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Oregon tribal community wins right to get back amputated body parts in new law

For certain cultural beliefs, keeping a person's body together is pertinent for a smooth transition to the spirit world. A new Oregon law ensures that can happen.

SALEM, Ore. — A new Oregon law that goes into effect in September will allow health care facilities to return amputated body parts to patients for cultural, spiritual or religious reasons. For certain cultural beliefs, keeping a person's body together is pertinent for a smooth transition to the spirit world.

Senate Bill 189 was led by Bend-based St. Charles Health System and leaders of the Confederated Tribes of Warm Springs. Governor Tina Kotek signed the bill into law in July. The bill allows people to keep amputated body parts if it's intended for cremation, internment or other final wishes.

Shilo Tippett, a Warm Springs Tribal member and manager of caregiver inclusion experience at St. Charles, told KGW that this is a legitimate practice for many in tribal communities.

"Some tribal people keep everything — so when they get their hair cut, or it comes out when they're brushing, they keep that in a pillowcase or in a satchel for time of death," said Tippett. "Same with fingernail clippings and other things like that ... A lot of people don't know that this is a very legitimate real practice for many people, and so when you contrast that to how the law was versus how it is now, it will have huge impact and will be so meaningful to many people."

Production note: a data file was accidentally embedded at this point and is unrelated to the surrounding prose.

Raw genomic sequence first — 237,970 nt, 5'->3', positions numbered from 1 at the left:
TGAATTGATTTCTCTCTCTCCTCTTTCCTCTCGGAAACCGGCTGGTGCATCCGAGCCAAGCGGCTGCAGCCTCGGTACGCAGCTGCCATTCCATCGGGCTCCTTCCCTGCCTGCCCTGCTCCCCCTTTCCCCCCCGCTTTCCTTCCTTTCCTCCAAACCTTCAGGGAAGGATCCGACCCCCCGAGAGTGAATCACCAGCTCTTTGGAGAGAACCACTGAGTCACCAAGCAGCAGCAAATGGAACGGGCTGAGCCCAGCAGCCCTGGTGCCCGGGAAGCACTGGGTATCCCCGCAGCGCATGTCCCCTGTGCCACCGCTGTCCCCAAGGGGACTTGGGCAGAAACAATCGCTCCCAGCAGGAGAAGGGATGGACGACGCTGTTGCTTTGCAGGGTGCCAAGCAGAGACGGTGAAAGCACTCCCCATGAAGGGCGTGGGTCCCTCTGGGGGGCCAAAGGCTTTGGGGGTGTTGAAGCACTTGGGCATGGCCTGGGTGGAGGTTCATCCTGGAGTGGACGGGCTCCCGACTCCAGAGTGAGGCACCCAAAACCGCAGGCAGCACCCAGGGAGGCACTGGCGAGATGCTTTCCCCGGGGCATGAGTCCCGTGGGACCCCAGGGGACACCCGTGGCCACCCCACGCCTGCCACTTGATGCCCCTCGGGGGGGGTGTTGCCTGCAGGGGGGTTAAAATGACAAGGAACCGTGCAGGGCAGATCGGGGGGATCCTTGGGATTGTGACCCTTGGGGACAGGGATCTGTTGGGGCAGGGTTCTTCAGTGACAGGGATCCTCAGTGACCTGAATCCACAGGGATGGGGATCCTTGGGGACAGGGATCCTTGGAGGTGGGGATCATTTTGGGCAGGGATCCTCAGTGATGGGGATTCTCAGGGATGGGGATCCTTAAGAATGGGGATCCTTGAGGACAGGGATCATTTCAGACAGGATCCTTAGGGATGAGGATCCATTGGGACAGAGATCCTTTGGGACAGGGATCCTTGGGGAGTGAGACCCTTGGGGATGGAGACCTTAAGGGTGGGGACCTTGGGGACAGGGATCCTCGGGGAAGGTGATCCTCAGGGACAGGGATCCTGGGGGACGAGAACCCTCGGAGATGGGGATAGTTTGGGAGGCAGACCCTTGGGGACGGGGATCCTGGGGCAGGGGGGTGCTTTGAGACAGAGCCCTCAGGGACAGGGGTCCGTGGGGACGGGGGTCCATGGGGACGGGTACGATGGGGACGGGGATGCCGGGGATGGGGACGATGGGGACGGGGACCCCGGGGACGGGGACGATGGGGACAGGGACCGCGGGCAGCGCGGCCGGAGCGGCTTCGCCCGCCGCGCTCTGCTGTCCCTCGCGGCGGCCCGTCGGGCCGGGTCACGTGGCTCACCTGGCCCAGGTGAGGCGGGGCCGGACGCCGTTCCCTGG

The current state law makes returning body parts either difficult or impossible, stating in part that "pathological waste is treated by incineration in an incinerator providing complete combustion of waste to ash and is disposed of as provided in rules adopted by the environmental quality commission."

This has meant that tribal members will often receive ashes back after an amputation, if they receive anything at all. According to Tippett, this led some people to postpone critical medical care for fear that they will not be able to live or die in accord with their spiritual beliefs.

"There's celebrations here in our health care system, because for surgeons and medical staff and lab staff, it hasn't felt great that we're not able to honor this very important belief for our patients. So it means a great deal to our tribal people, into our health care system and community," said Tippett.

Tribes have different beliefs and not all tribal people have this belief. But for those who do, Tippett said, there are a number of well-trained and very experienced undertakers in Warm Springs. Historically, when a tribal member had a body part amputated, the undertaker would take care of that body part until that person died — and there are several ways to do this.

"There's medical grade freezers that can be used to freeze the body part until it's ready. Another practice is that it's buried on tribal land, obviously cared for by the undertaker who is organized in that area, and then once the person passes away, the body part would be on earth and then put back into the body," said Tippett.

This law isn't unique. Tippett told KGW that those who drafted the bill leaned on the wording of a similar law in Washington state which achieved the same thing.

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